When someone says the word embryo, what do you think of? Probably that picture you’ve seen a thousand times on a thousand different news articles: a translucent orb swelling with cytoplasm being prodded by a microinjection needle under the light of a microscope. The mainstreaming of IVF, or in vitro fertilization, has familiarized new generations of people with what the earliest stages of human development entails.
But earlier this summer, when scientists revealed they’re now able to create blobs of stem cells in the lab that self-organize into the same sorts of structures embryos themselves build during those first few weeks, it blasted wide open whatever ideas of the embryo we used to have. Were these structures embryo models, as some scientists named them, or something approaching actual embryos? How would anyone know when that line had been crossed?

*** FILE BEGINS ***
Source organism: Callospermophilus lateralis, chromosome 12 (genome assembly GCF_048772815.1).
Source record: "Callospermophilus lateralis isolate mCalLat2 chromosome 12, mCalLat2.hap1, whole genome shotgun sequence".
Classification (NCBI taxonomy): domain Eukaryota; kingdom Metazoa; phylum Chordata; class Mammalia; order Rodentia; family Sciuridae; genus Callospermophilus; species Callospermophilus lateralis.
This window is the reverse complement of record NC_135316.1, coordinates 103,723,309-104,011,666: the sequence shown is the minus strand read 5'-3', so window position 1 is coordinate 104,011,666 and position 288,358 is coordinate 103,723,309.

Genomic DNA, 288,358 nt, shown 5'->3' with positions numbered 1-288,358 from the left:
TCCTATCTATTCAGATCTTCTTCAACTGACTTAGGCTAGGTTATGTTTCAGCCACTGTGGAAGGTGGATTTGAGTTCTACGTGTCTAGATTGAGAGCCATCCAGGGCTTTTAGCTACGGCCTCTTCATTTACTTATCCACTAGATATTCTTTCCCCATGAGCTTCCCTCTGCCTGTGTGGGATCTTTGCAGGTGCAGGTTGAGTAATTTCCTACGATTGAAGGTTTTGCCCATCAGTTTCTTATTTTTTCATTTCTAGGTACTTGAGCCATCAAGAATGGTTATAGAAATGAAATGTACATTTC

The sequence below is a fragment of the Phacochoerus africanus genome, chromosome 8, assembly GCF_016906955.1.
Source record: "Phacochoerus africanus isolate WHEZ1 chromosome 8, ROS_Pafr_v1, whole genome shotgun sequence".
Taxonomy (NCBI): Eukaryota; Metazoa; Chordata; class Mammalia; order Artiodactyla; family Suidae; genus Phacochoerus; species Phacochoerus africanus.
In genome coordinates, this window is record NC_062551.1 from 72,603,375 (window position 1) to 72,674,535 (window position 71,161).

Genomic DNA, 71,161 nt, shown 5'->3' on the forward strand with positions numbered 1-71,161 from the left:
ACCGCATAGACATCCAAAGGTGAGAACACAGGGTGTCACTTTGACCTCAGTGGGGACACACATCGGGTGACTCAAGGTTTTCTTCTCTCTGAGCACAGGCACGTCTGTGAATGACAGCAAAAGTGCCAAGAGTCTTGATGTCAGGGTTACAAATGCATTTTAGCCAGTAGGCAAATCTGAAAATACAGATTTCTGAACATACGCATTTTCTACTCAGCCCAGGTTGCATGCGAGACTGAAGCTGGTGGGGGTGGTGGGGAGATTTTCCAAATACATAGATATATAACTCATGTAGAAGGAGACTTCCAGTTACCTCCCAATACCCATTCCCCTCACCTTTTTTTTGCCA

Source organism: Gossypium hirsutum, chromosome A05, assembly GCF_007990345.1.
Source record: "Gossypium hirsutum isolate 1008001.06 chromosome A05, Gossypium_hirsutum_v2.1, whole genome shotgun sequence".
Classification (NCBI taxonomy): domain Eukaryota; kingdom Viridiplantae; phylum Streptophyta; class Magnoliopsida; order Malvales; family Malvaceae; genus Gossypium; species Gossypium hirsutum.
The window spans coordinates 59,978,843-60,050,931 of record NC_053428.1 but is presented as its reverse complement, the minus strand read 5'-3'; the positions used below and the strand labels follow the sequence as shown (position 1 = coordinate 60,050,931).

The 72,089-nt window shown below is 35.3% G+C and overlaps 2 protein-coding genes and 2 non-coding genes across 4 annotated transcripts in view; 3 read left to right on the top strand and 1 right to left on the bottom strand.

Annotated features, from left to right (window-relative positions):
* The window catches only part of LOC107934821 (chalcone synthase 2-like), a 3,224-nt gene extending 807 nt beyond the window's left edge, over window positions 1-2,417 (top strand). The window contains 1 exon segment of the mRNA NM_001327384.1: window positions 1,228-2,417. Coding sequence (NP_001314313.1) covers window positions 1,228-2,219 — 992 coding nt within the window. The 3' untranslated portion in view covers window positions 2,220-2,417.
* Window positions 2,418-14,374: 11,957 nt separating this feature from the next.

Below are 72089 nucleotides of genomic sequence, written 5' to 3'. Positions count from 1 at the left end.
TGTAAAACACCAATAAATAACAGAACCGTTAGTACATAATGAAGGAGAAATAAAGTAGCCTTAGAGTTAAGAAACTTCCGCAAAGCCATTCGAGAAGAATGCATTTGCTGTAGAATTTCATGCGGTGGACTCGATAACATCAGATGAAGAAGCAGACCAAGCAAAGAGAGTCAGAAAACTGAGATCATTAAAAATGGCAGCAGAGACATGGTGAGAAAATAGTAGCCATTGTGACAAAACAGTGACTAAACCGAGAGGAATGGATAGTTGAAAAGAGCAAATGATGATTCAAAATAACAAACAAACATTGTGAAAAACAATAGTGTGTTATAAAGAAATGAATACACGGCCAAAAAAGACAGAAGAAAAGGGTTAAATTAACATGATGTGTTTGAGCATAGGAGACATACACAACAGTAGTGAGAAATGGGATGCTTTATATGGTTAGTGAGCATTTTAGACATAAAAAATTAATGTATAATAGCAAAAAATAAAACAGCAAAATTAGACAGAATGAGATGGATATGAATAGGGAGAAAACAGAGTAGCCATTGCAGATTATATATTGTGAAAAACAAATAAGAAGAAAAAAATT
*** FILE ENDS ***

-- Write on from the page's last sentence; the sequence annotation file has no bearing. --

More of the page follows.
“The definition of the human embryo is far from being engrained, it’s constantly evolving with scientific advances,” said Nicolas Rivron, a developmental biologist at the Institute of Molecular Biotechnology of the Austrian Academy of Sciences in Vienna. In a perspective published... see more